• 3 1-20-2010 at 9:02 pm

    Kristopher Tapley said...

    Wow, that’s the first time I’ve EVER heard someone praise the sound of Public Enemies. Mann’s near deafness kills the soundscape of just about all of his films.

  • 4 1-20-2010 at 9:45 pm

    Patrick said...

    I would have really liked to see O’Connell in here for Public Enemies, as I thought the sound was the only thing remotely authentic about that film.

  • 5 1-20-2010 at 10:08 pm

    Speaking English said...

    No, I agree about “Public Enemies.” The vigorous pop-pop-pop of the tommy guns should be enough to get it nominated. Brilliant.

  • 6 1-20-2010 at 11:25 pm

    Sound Designer Dan said...

    The thing I find interesting about the sound work in Public Enemies is that during the action scenes, it sounds “realistic” rather than “theatrical” (i.e. sound compresses on the close ups of the tommy guns). I’ve seen Public Enemies thrice already and I really recommend watching it on a calibrated surround system.

  • 7 1-21-2010 at 3:09 am

    taptup said...

    “In terms of my favorite of the year, I’d have to give it to Skip Lievsay and his team for A Serious Man. They did a superb job creating a true aural atmosphere accompanying Larry Gopniks particular plight.”

    Agree!! Great to see somebody who loves the sound in that movie.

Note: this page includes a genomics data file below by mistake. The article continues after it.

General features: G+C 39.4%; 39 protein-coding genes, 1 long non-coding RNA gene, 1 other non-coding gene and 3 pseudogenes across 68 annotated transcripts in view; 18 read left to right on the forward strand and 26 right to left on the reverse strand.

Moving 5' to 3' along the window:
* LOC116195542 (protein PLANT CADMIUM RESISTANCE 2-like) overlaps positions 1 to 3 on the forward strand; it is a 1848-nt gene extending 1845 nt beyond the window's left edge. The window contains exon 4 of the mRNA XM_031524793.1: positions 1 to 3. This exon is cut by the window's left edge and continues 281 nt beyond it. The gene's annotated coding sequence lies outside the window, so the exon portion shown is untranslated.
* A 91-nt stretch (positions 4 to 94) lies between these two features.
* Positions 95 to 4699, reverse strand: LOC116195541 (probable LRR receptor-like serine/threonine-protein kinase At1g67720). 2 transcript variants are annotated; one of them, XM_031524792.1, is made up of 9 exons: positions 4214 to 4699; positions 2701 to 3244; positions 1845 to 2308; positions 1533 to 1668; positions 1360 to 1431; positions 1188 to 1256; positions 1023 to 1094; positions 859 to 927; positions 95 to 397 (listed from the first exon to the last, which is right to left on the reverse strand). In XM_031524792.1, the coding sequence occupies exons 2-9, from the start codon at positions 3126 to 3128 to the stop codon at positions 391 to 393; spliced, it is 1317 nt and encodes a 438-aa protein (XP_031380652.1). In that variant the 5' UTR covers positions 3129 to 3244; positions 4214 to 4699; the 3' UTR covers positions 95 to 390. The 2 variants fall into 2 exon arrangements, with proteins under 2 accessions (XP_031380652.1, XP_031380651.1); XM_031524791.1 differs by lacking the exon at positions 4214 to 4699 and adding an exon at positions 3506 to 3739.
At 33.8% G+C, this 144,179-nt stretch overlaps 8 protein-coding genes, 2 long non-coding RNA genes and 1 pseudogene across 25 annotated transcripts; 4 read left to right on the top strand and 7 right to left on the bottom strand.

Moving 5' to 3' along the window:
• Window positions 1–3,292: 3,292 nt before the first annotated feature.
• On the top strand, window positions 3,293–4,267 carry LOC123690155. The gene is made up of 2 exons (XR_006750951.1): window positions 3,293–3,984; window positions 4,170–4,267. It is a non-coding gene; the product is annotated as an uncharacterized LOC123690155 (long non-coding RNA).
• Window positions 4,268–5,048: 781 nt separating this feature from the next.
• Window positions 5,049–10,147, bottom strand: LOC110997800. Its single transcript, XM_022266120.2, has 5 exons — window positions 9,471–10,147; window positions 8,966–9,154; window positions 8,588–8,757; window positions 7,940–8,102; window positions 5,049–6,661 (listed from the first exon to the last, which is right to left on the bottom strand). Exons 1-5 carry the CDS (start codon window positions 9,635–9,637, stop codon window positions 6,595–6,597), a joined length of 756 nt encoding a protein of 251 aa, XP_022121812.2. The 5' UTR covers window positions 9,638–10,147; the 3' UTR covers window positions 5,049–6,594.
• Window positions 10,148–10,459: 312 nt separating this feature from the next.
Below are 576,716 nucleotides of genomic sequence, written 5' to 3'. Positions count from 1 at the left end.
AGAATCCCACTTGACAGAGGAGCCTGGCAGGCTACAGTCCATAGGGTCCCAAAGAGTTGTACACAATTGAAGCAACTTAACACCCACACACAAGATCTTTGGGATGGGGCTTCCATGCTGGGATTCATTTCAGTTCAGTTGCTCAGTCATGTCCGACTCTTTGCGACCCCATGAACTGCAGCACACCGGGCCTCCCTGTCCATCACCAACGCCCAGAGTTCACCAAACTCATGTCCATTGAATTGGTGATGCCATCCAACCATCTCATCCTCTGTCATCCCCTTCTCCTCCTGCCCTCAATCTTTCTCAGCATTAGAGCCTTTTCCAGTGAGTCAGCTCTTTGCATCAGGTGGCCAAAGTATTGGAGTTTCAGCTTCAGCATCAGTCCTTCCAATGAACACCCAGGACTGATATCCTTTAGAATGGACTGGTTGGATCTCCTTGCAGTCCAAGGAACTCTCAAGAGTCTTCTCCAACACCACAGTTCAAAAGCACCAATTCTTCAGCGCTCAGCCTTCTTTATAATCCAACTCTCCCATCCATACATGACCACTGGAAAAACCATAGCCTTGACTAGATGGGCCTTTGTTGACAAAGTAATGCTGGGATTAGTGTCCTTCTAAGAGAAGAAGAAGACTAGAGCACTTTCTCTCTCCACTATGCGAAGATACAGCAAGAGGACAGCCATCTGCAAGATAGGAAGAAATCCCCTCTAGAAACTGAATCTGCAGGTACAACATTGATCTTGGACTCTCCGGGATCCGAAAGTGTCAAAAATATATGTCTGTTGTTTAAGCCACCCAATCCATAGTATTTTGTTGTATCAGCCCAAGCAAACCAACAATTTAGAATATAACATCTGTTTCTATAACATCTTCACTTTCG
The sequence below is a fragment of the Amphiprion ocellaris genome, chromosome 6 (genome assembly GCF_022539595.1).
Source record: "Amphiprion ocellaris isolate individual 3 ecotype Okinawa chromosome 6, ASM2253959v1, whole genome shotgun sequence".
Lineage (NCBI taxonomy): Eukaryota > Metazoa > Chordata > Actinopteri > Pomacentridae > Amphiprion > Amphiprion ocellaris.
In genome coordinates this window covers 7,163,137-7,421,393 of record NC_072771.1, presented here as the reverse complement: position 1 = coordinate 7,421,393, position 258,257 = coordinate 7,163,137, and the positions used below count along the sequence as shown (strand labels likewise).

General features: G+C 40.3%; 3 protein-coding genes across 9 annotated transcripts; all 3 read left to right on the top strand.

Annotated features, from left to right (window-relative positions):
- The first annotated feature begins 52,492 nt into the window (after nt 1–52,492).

• 8 1-21-2010 at 3:44 am

    Glenn said...

    I know the difference between Sound Mixing and Sound Editing in a general sort of way. Sound Editing is the creation of sounds – the suitcase scraping through the vent in “No Country for Old Men”, the mothership siren in “District 9” – whereas Sound Mixing (or Sound Design) is the way sound – including sound effects, music, dialogue, etc – is mixed on the soundtrack.

    Editing has more to do with the creation of sound, Mixing has more to do with those sounds are integrated.

    Or at least that’s how I figure it in my head when I’m considering if a movie is good in those fields. That’s why sound design is really bad to judge unless you see a movie in a cinema or with surround sound at home.

  • 9 1-21-2010 at 3:52 am

    Chris said...

    Count me in for “A Serious Man”, wonderful nuanced sound work.

  • 10 1-21-2010 at 4:25 am

    Victor said...

    The sound brach can always surprise, just like they did with Wanted last year (or like in 2005 when they gave Sound Mixing and Sound Editing to Memoirs of a Geisha!!)
    So, even a movie long forgotten by everyone else like Public Enemies can find its way to a nomination based the quality of the work and the name of the Kevin O’Connell as sound mixer (that guy they don’t like that much, that have been nominated just 2o times).

  • 11 1-21-2010 at 4:55 am

    aspect ratio said...

    If one film deserves to beat Avatar in either sound category at the Oscars, it should be Ben Burtt’s sound editing on Star Trek. It was really quite spectacular.

  • 12 1-21-2010 at 7:40 am

    Hans said...

    I like what this means for Distric 9’s chances as well. I’m also hoping this bodes well for Star Trek’s BP hopes: that film has had 7 guild/industry citations (the two that D9 doesn’t have are fairly insignifigant: a SAG stunt ensemble nod and the WGA nod which likely would have been replaced by D9 had it been eligible).

  • 13 1-22-2010 at 1:13 am

    SHAAAARK said...

    And D9 somehow got a Scripter nod, too. While that isn’t really “industry”, it’s important.

  • 14 1-24-2010 at 4:05 pm

    J-Fry said...

    Witholding any further comments about Public Enemies until we see what The Academy releases Feb 2…